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Firearm Enhancement Reversed By Sixth Circuit Due to Insufficient Evidence of Constructive Possession

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United States v. Wilson, No. 22-5068 (6th Cir. Dec. 6, 2022)

Facts:  Rifle Found Under Wilson's Seat Along with Other Drugs

In In April 2019, officers responded to a shoplifting call and saw three individuals matching the suspects’ description sitting in a truck. One suspect owned the truck and was sitting in the driver’s seat, while Williams and the other suspect were in the back. When police searched Wilson they found an assortment of controlled substances and cash. Officers also discovered three loaded firearms in the truck. A revolver was discovered under the front passenger seat, a handgun was in the back pocket of the front passenger seat, and a rifle was underneath the rear seat where Wilson had existed the vehicle from. The rifle was not visible without lifting the seat.

Wilson pled guilty to three counts of possessing methamphetamine with intent to distribute. At sentencing, the district court overruled Wilson’s objection to a two-level sentencing enhancement pursuant to U.S.S.G. 2D1.1(b)(1) for possessing a firearm during the offense. The district court concluded that Wilson was in constructive possession of at least the rifle found under the backseat and that Wilson was “not able to demonstrate that it’s clearly improbable that the firearm was connected to the drug offense.” Wilson appealed to the Sixth Circuit.

Notes On Constructive Possession

Reviewing the district court’s application of the firearm enhancement for clear error, the Sixth Circuit noted that the government must prove by a preponderance of the evidence that (1) the defendant actually or constructively possessed the weapon, and (2) such possession was during the commission of the offense. The court went on to define “constructive possession” as having ownership, or dominion or control over the item itself, or dominion over the premises where the item is located. Notably, this standard requires a showing of intent to exercise control. As such, something more than mere proximity is required to establish constructive possession.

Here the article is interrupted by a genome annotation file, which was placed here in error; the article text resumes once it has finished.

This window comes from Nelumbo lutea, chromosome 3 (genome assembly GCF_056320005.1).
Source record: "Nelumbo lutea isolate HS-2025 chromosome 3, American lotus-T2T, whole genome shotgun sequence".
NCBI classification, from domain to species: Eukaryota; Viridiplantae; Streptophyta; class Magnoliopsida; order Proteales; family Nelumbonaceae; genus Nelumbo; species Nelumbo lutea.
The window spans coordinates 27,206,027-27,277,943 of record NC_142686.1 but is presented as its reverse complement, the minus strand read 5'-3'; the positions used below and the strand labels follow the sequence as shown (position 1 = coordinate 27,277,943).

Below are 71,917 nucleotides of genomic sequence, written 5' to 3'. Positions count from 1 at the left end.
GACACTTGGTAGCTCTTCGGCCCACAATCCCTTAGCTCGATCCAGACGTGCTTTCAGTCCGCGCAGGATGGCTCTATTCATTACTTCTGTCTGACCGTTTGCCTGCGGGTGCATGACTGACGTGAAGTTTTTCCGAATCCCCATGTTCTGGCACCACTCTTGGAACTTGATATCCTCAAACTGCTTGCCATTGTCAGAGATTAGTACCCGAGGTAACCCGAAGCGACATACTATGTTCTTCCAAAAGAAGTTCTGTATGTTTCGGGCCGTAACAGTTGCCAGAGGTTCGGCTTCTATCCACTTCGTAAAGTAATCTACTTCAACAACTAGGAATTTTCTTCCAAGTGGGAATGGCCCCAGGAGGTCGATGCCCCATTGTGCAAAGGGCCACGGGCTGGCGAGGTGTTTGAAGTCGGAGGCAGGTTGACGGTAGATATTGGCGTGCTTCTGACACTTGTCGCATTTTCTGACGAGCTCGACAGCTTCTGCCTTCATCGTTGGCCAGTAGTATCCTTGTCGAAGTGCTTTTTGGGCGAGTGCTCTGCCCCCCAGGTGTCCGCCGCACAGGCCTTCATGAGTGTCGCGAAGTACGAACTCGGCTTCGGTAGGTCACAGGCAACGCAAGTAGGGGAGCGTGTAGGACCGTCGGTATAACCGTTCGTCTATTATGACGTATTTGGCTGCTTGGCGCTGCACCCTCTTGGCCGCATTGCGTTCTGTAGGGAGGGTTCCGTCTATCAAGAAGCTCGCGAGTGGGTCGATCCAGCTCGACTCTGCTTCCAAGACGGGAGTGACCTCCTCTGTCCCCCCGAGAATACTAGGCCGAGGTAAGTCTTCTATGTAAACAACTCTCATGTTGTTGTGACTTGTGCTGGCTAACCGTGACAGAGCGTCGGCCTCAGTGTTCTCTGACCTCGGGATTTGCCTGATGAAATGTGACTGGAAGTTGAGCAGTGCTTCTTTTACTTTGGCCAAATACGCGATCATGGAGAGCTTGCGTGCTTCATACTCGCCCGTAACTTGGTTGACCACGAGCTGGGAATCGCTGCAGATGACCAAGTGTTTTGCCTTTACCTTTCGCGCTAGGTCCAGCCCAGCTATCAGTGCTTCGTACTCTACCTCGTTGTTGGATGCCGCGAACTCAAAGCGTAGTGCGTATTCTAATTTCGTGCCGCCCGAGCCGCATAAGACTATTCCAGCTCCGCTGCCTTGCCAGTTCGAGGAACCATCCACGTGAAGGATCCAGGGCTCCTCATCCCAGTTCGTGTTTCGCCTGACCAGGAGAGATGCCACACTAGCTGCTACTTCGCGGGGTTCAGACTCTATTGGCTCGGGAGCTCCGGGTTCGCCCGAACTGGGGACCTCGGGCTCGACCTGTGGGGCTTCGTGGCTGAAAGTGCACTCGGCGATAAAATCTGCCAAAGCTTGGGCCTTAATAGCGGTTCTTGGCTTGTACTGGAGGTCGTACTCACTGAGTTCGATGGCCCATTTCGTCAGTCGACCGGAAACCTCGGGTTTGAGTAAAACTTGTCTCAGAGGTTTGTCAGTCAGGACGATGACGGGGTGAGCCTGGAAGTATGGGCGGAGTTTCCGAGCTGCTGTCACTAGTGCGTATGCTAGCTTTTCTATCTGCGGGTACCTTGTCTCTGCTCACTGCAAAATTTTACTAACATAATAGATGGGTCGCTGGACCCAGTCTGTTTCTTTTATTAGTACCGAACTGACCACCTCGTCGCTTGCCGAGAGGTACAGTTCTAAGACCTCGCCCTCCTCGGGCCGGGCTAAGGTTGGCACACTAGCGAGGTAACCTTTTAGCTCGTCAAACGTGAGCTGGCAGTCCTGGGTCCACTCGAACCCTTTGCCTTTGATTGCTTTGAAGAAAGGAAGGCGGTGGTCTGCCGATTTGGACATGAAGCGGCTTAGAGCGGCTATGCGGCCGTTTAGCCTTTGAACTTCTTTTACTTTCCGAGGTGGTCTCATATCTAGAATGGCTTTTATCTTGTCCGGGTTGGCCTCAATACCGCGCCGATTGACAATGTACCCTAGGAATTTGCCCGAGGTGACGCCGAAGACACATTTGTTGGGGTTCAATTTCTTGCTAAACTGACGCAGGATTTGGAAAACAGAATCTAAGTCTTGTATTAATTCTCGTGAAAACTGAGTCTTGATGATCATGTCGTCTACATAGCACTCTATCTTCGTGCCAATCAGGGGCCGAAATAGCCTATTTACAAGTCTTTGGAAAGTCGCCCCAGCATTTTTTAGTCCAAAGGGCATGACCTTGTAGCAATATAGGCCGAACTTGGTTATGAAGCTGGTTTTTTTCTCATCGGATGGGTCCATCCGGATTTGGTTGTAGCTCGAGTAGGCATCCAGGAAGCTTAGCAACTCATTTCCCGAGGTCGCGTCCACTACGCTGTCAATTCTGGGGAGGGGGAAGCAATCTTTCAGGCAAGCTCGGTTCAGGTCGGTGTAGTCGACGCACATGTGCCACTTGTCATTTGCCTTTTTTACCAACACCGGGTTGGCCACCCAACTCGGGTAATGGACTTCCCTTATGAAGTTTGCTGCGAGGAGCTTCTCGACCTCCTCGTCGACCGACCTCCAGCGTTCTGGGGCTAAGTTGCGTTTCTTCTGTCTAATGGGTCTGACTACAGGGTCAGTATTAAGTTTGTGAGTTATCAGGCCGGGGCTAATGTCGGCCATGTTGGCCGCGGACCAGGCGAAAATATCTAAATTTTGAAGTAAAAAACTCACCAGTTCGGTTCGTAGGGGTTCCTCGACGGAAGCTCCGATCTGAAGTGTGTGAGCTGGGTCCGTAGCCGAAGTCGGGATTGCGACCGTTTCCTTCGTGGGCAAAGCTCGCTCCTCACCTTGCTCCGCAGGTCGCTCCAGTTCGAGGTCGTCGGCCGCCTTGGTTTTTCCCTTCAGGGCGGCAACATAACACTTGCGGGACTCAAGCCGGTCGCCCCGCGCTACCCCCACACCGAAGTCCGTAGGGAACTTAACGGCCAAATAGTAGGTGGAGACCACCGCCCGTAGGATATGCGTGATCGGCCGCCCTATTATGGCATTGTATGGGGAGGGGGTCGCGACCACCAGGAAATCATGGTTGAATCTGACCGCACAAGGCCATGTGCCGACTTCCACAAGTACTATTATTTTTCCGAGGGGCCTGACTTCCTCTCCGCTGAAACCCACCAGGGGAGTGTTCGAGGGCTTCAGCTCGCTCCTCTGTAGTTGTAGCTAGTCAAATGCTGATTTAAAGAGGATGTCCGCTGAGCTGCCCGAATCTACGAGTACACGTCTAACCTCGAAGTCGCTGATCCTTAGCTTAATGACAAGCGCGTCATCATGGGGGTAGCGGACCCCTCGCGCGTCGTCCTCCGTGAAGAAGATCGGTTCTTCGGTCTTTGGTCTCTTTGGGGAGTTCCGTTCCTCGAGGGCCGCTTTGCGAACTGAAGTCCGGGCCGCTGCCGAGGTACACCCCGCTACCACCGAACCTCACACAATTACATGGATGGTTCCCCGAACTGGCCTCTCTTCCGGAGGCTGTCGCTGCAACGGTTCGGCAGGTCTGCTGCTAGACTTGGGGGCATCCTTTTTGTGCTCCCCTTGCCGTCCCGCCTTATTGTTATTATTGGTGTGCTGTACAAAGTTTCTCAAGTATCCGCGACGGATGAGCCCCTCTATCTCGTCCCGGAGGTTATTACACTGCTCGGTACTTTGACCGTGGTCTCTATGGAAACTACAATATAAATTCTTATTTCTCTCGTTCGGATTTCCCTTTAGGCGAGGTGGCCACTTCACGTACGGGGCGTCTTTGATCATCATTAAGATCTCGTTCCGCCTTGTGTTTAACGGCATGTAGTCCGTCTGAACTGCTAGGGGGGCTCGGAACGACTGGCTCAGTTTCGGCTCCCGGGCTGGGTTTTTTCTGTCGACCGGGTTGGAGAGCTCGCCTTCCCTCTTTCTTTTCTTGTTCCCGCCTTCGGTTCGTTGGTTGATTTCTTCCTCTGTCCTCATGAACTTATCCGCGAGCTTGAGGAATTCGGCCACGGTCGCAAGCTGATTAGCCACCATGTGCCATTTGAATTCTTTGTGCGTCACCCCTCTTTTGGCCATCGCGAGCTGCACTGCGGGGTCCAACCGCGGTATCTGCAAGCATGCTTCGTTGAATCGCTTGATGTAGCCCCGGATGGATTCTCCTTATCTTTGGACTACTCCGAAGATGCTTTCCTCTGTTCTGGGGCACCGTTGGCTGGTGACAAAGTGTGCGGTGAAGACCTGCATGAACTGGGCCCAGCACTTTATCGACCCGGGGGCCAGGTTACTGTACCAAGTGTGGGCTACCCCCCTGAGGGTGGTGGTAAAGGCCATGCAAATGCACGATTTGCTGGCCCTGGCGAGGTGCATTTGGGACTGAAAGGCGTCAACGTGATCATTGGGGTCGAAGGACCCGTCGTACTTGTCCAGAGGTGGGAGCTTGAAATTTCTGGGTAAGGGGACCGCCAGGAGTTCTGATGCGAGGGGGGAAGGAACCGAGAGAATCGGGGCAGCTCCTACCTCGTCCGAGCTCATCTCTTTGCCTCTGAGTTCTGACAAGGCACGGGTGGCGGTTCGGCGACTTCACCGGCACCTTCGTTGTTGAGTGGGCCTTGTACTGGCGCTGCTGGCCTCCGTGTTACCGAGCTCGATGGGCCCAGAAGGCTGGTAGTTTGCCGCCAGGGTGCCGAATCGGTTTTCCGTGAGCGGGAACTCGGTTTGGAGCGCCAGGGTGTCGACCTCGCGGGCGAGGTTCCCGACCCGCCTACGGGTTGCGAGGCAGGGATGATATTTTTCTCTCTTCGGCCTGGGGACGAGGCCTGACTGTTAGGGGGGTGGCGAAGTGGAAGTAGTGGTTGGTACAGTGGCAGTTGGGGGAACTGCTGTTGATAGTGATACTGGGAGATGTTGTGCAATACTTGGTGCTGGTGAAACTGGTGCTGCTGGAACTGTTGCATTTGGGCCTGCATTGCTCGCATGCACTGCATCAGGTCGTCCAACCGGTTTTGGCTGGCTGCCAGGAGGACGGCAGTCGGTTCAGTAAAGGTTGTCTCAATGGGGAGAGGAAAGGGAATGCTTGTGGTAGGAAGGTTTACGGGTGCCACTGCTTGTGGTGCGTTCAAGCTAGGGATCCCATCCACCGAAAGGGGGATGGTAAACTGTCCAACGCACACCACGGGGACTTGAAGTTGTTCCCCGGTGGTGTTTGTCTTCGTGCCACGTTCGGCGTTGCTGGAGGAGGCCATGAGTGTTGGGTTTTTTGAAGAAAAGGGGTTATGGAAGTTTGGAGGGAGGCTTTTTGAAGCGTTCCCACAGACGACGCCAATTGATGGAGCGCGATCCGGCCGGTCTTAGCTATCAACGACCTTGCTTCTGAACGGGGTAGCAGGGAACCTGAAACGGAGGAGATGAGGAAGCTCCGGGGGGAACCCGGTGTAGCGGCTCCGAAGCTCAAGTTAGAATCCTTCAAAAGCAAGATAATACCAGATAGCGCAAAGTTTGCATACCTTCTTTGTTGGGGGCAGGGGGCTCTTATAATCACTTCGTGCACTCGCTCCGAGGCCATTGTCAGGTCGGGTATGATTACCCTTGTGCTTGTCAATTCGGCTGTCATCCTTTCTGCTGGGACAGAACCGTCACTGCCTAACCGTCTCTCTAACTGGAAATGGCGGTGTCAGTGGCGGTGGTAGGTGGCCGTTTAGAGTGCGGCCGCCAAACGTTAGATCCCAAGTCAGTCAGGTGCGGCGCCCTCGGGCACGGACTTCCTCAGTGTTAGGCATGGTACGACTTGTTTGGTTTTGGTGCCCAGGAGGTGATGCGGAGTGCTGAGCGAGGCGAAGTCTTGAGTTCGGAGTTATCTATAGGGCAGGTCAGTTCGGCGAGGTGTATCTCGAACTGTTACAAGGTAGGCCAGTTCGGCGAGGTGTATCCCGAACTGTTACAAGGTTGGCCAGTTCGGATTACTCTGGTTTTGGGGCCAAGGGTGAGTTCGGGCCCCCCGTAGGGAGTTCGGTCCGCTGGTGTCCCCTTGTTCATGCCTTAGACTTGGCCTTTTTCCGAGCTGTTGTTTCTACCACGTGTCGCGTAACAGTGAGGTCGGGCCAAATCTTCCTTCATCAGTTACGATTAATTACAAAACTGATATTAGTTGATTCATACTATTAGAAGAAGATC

Sixth Circuit:  Not enough to prove constructive possession

The Sixth Circuit concluded that there were inadequate facts to support the district court’s finding that Wilson constructively possessed one of the three firearms found in the truck. The government failed to present evidence that the rifle was visible or that Wilson knew it was under the seat. The only evidence the prosecution offered to show constructive possession was the rifle’s location under the seat where the government argued Wilson “would have access” to the rifle. The court concluded that this evidence merely showed the location of the firearm, not Wilson’s constructive possession.

Accordingly, the Sixth Circuit held that the district court clearly erred in applying the sentencing enhancement under 2D1.1(b)(1). Wilson’s sentence was vacated and remanded to the district court for resentencing.

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